Wednesday, May 31, 2006

Cover your melon

Just north of where I live, a 15 year old girl on a bicycle was hit by a truck yesterday. She's fine, and according to the investigator on the case, "...the helmet the girl was wearing was crushed."

I have personally cracked a helmet in half in a crash on the Golden Gate Bridge, and walked away from it (albeit with 2 years of back injury recovery). I can only be left with the assumption my head would have been the thing that cracked in half had I not worn a helmet.

I see so many roadie cool guys in both Chico and the Bay Area blasting by without helmets, and while I'm inclined to get on my soapbox about it, I guess I should take the Darwinian approach and assume they are more willing to be removed from the gene pool than I.

I know helmets aren't 100% guaranteed to protect your noggin - just look at Saul Raisin's accident (and I'm so happy that he's getting better). But you'll never catch me without a helmet.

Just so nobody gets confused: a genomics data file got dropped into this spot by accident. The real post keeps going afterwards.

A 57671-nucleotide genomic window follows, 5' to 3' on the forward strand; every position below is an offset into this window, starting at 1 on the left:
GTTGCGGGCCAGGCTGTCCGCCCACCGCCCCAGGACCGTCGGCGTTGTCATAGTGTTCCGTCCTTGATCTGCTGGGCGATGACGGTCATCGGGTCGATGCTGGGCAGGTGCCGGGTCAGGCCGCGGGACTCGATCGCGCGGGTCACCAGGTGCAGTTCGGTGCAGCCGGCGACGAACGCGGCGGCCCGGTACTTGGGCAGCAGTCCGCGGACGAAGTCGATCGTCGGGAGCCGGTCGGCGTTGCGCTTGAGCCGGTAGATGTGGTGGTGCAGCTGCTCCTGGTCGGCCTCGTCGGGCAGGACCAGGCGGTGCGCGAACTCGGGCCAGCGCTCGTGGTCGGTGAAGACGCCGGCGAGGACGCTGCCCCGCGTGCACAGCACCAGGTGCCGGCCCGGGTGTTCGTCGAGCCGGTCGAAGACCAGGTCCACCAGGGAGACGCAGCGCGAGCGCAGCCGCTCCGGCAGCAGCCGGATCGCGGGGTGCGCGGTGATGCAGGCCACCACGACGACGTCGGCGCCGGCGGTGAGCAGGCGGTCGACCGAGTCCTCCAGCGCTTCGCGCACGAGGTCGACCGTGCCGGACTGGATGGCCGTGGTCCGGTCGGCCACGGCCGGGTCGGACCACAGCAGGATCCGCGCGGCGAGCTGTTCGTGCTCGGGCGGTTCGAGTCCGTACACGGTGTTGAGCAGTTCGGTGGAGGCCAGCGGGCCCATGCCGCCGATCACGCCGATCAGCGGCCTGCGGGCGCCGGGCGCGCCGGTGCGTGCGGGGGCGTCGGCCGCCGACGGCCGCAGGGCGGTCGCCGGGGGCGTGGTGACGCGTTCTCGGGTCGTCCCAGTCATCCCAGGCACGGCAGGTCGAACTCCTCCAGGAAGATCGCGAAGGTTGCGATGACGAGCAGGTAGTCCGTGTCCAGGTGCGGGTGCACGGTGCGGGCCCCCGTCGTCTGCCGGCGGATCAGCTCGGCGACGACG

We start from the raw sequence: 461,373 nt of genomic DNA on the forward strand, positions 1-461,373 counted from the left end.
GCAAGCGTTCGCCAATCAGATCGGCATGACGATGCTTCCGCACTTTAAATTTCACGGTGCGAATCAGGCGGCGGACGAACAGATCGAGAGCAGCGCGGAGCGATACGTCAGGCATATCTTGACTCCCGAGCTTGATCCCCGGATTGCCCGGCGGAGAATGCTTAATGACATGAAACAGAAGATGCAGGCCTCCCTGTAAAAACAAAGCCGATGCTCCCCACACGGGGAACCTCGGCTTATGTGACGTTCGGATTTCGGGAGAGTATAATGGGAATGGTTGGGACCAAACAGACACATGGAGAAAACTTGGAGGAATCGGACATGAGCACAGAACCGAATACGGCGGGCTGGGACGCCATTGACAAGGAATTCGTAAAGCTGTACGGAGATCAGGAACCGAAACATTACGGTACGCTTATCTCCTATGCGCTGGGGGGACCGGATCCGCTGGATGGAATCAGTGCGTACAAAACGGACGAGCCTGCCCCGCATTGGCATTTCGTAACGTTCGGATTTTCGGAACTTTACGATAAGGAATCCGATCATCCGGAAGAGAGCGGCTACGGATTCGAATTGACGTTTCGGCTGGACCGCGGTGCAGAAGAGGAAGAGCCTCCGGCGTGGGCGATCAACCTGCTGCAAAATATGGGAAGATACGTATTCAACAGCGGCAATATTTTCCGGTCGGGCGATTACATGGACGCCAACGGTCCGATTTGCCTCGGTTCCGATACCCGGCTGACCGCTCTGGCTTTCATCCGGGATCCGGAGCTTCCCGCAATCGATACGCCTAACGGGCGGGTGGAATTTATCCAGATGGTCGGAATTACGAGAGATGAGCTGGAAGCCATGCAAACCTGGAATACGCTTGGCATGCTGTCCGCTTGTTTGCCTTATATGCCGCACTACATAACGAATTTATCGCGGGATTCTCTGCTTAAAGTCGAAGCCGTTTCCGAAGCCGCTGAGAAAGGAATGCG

Thursday, May 25, 2006

Non-Cycling Distraction: Laughing Yogis and Liquid Ladies

Those that know me know that my body is pretty darn inflexible. And no amount of stretching or yoga or laughing yoga could ever make me like this dancer.

Tuesday, May 23, 2006

Joe in Missoula inspires

If you didn't already want to blow off work to go ride today, Joe's post on being seduced by - and once again conquered by the mountain will inspire you to play hookie.

He should've swapped out his tires for a pair of SOMA Xpress or maybe some WTB All Terrainasaurs though! :-)

Pugsley across Australia